WASHINGTON, D.C. -- As violence in Iraq has intensified, so have fuel prices. According to AAA, the national average per regular gallon was $3.66 on Monday, 5 cents more than it was on the same day in 2013.
In the past five days, the price of a regular gallon, on average, increased by a total of 2 cents per gallon as violence in Iraq has increased. The $3.66 average is a penny more than a week ago and a little more than 1 cent more than one month ago.
Recent gas price increases buck a trend of fuel prices decreasing in June as the Memorial Day holiday has already passed and July 4 is still in the future. The national average price per gallon has fallen in each of the last three months of June by an average of 20 cents per gallon.
However, turmoil in Iraq is likely to prevent gas prices from decreasing this June, AAA predicts. The current highest average price per gallon can be found in Hawaii at $4.35. California drivers and Alaska drivers also are paying above $4 per gallon -- at $4.09 and $4.06 respectively -- a trend that has lasted for the past 23 days.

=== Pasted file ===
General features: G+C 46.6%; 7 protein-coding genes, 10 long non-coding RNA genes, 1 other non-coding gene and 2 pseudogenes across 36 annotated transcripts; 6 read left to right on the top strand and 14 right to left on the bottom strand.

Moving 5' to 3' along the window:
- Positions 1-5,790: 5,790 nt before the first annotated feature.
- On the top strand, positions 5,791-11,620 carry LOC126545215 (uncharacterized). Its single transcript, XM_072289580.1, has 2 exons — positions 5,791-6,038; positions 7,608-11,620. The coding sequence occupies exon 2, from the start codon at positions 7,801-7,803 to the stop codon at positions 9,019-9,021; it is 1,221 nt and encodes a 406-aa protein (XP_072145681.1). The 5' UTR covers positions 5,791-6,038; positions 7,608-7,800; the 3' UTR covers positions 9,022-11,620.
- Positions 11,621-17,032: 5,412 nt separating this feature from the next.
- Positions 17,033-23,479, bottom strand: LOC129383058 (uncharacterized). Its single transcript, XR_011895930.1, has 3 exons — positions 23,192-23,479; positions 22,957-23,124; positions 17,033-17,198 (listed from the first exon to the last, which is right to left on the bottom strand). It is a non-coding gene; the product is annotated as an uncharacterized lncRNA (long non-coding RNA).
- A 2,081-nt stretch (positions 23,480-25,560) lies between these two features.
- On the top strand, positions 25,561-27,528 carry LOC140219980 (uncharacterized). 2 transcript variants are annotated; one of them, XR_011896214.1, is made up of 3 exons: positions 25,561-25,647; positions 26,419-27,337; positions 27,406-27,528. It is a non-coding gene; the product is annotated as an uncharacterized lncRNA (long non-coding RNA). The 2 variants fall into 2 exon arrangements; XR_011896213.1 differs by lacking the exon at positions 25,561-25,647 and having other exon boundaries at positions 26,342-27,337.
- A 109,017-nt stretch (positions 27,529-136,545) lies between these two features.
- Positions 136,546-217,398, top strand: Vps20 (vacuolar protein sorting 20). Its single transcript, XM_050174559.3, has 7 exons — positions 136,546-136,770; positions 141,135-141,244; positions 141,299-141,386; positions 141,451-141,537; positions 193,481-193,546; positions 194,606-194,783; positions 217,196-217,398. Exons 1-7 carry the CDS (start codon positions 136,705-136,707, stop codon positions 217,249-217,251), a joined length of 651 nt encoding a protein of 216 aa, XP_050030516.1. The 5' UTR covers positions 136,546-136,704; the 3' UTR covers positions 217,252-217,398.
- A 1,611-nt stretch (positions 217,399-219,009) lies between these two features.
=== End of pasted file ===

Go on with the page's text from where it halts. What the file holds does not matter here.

Despite the unrest, AAA reports that prices have remained relatively stable in 34 states and the District of Columbia in the past week, only changing by plus or minus 2 cents. But if Iraq uncertainty escalates to a civil war, this can certainly change. In addition, AAA noted that if violence overflows to bordering countries, U.S. fuel prices could rise even higher.
According to the Energy Information Administration, Iraq has the fifth-largest proven oil reserve in the world and is the second-largest producer of crude oil in the Organization of the Petroleum Exporting Countries.